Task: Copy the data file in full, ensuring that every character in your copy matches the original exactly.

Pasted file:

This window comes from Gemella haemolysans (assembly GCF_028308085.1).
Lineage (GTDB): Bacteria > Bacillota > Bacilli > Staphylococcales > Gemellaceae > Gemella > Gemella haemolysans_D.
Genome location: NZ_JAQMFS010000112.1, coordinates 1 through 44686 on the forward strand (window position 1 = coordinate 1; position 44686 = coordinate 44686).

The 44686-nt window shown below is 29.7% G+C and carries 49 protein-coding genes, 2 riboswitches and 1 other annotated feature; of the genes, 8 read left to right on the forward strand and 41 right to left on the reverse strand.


This window comes from Gemella haemolysans (assembly GCF_028308085.1).
Lineage (GTDB): Bacteria > Bacillota > Bacilli > Staphylococcales > Gemellaceae > Gemella > Gemella haemolysans_D.
Genome location: NZ_JAQMFS010000112.1, coordinates 1 through 44686 on the forward strand (window position 1 = coordinate 1; position 44686 = coordinate 44686).

The 44686-nt window shown below is 29.7% G+C and carries 49 protein-coding genes, 2 riboswitches and 1 other annotated feature; of the genes, 8 read left to right on the forward strand and 41 right to left on the reverse strand.